9 Tips for Optimizing AngularJS


AngularJS is a great framework. If you use it correctly, it can improve your code modularity and reusability. But, with improper use, you’ll instead end up with a slow application that offers nothing but a frustrating user experience.

And if you’re stuck with the latter, don’t fret. As an AngularJS developer, here are 9 tips that will help you get on your way with optimizing your AngularJS app.

1. Minimize Watchers — Use ng-change Instead

When your AngularJS app is slow, watchers are usually the main culprit. Even though watchers are great — it’s indeed a powerful feature — it’s often a very slow one. And too many watchers can quickly deteriorate an otherwise promising application. Therefore, you need to do is to minimize watchers as much as you can. So what should you do, you ask?

Instead, focus on ng-change — when you can. $watch can cover all scenarios where you would otherwise use ng-change, but ng-change can’t cover all $watch-scenarios. Use $watch if the value isn’t bound to an input field. And use ng-change when you plan to do something in response to an input change.

2. Speed Up ng-repeat with Track By

There are a few ways to improving ng-repeat performance. Along with watchers, ng-repeat is widely known for being a sluggish bottleneck in Angular app performance. Since ng-repeat is reloaded from the server and not changed on a per-line basis, the act of re-rendering the entire list often feels sluggish.

Instead, you can use track by in certain instances. Track by can reuse DOM elements in ng-repeat, which can reduce lag significantly.

3. Use ng-if instead of ng-show when possible

ng-if and ng-show often appear strikingly similar. Especially from a user point of view. But there is a difference in how they operate. While the both receive a condition and hide the directive’s element from view, in case the condition is false, the operate differently.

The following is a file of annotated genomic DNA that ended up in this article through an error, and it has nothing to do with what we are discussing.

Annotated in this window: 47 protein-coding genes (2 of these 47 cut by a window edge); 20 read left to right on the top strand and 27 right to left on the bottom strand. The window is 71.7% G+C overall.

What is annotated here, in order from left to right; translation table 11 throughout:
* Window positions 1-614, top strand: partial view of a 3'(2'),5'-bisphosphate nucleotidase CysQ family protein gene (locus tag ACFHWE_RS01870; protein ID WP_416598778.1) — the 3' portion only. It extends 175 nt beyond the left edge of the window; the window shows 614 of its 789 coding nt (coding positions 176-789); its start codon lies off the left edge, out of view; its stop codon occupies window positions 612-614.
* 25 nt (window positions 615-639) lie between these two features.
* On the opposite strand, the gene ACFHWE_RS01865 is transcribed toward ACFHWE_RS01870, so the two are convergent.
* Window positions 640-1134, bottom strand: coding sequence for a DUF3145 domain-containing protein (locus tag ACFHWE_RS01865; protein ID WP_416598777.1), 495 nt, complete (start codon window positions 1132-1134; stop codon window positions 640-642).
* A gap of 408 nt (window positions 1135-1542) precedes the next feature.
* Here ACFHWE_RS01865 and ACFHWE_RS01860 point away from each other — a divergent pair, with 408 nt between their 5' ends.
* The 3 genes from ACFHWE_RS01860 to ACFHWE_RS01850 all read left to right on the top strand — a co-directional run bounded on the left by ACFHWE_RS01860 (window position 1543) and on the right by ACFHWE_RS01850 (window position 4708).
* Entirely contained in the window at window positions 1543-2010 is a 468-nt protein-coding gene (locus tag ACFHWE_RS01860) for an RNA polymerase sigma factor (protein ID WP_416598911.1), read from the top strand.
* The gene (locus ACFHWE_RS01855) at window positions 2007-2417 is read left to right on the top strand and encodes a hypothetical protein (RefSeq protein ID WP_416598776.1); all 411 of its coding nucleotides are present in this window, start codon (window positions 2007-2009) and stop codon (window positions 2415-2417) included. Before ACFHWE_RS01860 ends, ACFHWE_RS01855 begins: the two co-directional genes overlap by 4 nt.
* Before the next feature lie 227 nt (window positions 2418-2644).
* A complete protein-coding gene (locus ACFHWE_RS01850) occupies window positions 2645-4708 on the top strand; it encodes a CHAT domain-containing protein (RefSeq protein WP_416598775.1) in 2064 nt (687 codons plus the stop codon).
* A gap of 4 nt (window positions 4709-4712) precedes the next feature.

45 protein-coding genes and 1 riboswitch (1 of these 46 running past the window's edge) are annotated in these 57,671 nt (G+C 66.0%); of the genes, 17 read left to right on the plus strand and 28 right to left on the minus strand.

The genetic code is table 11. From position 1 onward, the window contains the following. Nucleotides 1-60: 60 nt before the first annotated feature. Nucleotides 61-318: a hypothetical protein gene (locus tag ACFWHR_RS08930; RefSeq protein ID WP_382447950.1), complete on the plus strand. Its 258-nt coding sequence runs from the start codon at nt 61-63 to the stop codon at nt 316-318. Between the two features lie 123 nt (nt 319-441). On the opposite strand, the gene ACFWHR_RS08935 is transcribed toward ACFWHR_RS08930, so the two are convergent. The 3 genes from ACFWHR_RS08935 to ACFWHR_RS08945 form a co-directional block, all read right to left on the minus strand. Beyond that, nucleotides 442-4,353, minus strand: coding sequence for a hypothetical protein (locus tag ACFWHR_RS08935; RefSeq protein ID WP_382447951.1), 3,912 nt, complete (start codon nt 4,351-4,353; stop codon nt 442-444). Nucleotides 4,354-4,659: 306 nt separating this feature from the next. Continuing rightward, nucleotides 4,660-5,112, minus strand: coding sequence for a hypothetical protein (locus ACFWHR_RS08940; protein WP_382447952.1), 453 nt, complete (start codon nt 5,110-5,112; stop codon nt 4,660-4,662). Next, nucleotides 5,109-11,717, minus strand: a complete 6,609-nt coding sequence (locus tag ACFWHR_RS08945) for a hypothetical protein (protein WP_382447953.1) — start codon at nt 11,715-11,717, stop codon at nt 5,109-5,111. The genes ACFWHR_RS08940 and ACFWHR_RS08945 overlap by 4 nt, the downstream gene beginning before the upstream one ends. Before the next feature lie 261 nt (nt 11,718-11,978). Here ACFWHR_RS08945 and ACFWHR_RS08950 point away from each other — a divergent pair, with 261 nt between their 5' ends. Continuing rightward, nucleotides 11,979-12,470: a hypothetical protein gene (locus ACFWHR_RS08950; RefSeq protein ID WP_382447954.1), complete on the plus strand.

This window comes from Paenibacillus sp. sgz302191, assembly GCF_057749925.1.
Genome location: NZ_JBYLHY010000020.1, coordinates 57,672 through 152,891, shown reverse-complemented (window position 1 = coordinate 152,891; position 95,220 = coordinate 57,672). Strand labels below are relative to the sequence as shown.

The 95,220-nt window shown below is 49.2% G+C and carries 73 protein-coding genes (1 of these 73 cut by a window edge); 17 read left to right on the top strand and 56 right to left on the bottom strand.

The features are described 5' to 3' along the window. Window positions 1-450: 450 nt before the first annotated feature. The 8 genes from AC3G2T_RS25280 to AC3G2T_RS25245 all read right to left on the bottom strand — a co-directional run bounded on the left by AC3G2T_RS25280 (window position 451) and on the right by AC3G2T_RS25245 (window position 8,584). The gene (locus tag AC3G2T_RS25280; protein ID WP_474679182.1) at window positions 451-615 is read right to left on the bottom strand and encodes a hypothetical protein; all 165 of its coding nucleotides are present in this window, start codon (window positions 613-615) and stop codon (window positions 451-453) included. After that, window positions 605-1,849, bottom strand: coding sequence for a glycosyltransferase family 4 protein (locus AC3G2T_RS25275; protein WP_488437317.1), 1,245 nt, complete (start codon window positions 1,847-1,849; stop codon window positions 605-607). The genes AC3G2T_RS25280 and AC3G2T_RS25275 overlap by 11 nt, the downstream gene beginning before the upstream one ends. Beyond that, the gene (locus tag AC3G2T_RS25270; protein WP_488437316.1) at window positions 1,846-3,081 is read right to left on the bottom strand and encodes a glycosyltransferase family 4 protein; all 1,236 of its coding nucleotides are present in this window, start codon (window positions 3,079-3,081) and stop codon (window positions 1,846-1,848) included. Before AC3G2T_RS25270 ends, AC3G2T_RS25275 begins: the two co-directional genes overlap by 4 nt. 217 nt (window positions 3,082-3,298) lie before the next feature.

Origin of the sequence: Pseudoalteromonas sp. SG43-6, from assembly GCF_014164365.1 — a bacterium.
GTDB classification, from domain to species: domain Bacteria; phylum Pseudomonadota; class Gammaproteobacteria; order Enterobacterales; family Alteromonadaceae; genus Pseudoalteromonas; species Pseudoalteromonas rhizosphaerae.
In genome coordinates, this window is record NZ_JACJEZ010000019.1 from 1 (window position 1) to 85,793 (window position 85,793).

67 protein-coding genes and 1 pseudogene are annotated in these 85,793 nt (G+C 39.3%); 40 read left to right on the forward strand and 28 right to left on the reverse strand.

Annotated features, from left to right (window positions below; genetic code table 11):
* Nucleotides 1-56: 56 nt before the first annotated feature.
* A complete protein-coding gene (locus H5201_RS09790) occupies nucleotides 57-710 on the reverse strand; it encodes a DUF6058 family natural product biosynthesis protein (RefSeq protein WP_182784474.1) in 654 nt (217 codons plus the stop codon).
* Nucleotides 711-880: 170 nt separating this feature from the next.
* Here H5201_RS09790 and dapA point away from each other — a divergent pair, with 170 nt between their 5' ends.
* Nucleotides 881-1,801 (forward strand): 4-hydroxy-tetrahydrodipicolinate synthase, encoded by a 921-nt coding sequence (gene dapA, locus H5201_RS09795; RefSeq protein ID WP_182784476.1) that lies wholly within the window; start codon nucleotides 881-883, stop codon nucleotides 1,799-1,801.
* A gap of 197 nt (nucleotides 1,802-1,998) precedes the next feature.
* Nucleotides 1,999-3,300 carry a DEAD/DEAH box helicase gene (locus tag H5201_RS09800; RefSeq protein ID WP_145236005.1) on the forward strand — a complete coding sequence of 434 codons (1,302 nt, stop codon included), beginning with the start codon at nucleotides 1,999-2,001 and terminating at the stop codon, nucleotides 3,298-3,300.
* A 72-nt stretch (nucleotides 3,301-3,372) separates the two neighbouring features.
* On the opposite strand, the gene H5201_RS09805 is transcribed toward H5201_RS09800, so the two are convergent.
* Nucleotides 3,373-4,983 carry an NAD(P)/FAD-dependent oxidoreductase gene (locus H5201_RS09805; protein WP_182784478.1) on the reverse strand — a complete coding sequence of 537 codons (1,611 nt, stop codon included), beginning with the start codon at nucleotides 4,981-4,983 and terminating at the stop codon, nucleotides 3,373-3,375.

ng-show hides or shows the element by adding CSS: none style. Ng-if, however, removes the element from the DOM. But it only does so when the condition is false, and it then returns the element once this toggles back to true.

And that’s where the issue lies. ng-show, by leaving elements active in the DOM, causes a lot of activity even though nothing is visible. This is because all the watch expressions are still present, even if they are hidden from the user. ng-if is a better option by actually removing the element, if it’s evaluated as false.

4. Check If You Need Two-Way Bindings

Two-way bindings are an extremely popular AngularJS feature. So popular, in fact, that many might question why I’d even dare mention removing it. In spite of this, however, two-way bindings are often unnecessary. Instead, you can bind the expressions — once — between curly brackets in your templates.

Do this by the following syntax:

{{:: myExpression }}

5. Limit DOM Filters

Angular runs all filters twice for each $digest cycle once there has been a change (once for $$watchers detecting changes, the second to look for further changes that require updated values). This will take up excessive computing power and cause lag if prolific. Therefore, try to limit your use of DOM filters as much as you can. Even though they are simple to use, they shouldn’t be sprinkled all over the app.

6. Use Lodash

First, this isn’t a black-or-white scenario. Lodash is a library that is focused on consistency and performance, and using it can increase your app’s performance. But there’s no need to use it excessively if it’s not convenient for any reason. Instead, focus on especially slow functions and try rewriting them in Lodash and check the performance again. Chances are it’s improved.

7. Use console.time for Debugging Functions

console.time is an API that can be particularly helpful for debugging Angular performance issues. However, it’s not always accurate enough to meet all needs. If that’s the case for you, you could instead get a more accurate reading with performance.now().

8. Employ Batarang to Debug Watchers

As mentioned in the beginning of this article, watchers are a big culprit when it comes to Angular app sluggishness. And to be fair, Batarang isn’t everyone’s favorite:

But Batarang can be a useful tool from the Angular team that will help you in your debugging. Check the performance tab in Batarang to see how the watch expressions perform. If you find exceptionally slow examples, you know where to put your focus. It has a lot of valuable features aside from this as well.

9. …Or Use ngInspector

ngInspector is, perhaps more than Batarang, a useful tool for debugging. While it’s not better than Batarang per se, it comes down to personal preference. ngInspector can help you find things that are repeated or unnecessary and provide you of a better understanding of the scope hierarchy.

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